When the federal government shut down for 35 days in late 2018 and early 2019, the specter of air travel chaos was a key factor in forcing an end to the standoff.
Now, with another shutdown looming, aviation stakeholders are again sounding the alarm.
A shutdown will commence at midnight on Saturday, unless the House, Senate and the White House can reach an 11th-hour agreement for a short-term budget extension before then.
“On average, the TSA screens 2.5 million passengers per day, exceeding pre-pandemic travel volumes,” the Department of Homeland Security (DHS) warned on Thursday. “If the government shuts down, air traffic controllers and TSA officers would be required to work without pay — potentially leading to significant delays and longer wait times for travelers at airports across the country, based on what occurred during previous shutdowns.”
Congress finally put an end to that 2018-19 shutdown on the very day that a surge in work absences by air traffic controllers in Jacksonville and the Washington D.C. area reverberated across the National Aviation System, leading to a ground halt on flights to New York LaGuardia and causing delays along the East Coast and beyond.
During a shutdown, air traffic controllers and TSA agents would not be paid. A shutdown would also mean the suspension of training at the FAA’s air traffic controller academy in Oklahoma City, even as the nation’s air system capacity is already sharply impacted by a shortage of controllers at all but three of the 313 air traffic control facilities nationwide.
Currently, approximately 2,600 controllers are in training, according to the FAA.
“All that training at their academy in Oklahoma City stops. And then it takes months to get everything started back up. And that’s a big impact on safety,” Jennifer Homendy, chairwoman of the Nation Transportation Safety Board, lamented during a speech this week at the Regional Airline Association Leaders Conference in Washington, D.C.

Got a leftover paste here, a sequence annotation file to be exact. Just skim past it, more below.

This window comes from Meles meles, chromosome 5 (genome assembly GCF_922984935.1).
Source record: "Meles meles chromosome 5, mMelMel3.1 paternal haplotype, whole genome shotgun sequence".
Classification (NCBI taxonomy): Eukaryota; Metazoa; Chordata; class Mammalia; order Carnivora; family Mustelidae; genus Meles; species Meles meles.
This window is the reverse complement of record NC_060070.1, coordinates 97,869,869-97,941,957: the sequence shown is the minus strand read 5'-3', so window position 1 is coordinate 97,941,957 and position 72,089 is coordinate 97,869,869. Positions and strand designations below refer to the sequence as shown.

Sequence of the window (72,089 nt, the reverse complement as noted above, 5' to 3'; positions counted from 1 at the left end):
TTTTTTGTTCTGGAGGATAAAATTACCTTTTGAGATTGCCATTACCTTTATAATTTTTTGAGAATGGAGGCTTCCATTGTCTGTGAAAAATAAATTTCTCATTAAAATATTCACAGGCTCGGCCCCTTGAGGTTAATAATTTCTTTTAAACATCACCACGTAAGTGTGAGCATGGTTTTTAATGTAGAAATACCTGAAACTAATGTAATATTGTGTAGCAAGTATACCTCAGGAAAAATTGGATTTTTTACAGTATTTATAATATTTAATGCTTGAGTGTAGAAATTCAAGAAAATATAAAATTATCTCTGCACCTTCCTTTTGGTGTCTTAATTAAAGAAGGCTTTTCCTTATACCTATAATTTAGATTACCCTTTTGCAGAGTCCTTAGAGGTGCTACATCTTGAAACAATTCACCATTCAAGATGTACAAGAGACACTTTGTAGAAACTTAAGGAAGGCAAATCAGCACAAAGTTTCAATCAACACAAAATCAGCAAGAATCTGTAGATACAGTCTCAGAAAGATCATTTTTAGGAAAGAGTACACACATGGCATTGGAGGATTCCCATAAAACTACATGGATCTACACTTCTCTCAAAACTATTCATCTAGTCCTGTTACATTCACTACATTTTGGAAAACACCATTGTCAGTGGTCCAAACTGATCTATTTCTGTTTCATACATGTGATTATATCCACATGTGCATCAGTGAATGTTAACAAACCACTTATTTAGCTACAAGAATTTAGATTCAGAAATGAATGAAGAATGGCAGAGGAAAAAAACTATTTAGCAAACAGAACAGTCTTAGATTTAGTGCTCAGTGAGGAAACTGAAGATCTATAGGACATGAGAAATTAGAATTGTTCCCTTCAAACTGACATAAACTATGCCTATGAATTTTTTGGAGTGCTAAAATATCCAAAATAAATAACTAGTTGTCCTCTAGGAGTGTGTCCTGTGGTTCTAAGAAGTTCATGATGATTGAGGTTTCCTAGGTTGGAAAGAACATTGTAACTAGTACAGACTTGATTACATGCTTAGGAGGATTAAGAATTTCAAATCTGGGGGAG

As the deadline to avoid a shutdown nears, the National Air Traffic Controllers Association (NATCA) union is also speaking out.
“NATCA is working around the clock to educate members of both the House and Senate on how a shutdown would negatively affect our members, their families, and the safety and efficiency of the National Airspace System,” union president Rich Santa wrote in a letter to members this week.
Santa added that a shutdown would be devastating to air traffic controllers.
“If a shutdown occurs, we will ask for everyone in the NATCA family to participate in an all-hands effort to make our voices heard to push Congress to end it,” he wrote.
A government shutdown could also impact air travel in less obvious ways, especially if it is protracted.
A shutdown would pause the already delayed FAA certification processes of the Boeing Max 737-7 and 737-10 variants. The 737-7 will be the smallest version of Max plane and 737-10 will be the largest.
Southwest is especially impacted by the 737-7 delay. Southwest is Boeing’s launch partner for the aircraft and has 192 firm orders, including 82 slated for delivery by the end of next year.
In its warning Thursday, the DHS said that a shutdown could delay the deployment of new security technology equipment at airports and also delay the onboarding of nearly 2,500 employees, including TSA agents.
“This is particularly problematic ahead of the holiday travel season, where more TSA officers will be needed to screen travelers,” the department said.
In the aftermath of the 2018-19 shutdown, then NATCA president Paul Rinaldi said the shutdown led to dropouts from the air traffic controller training programs. He also said it disrupted the implementation of new air traffic control technology programs and halted runway safety programs.
That shutdown spurred calls to ensure that the FAA could not be affected by a government shutdown. Though House Democrats quickly introduced such legislation, it never became law.
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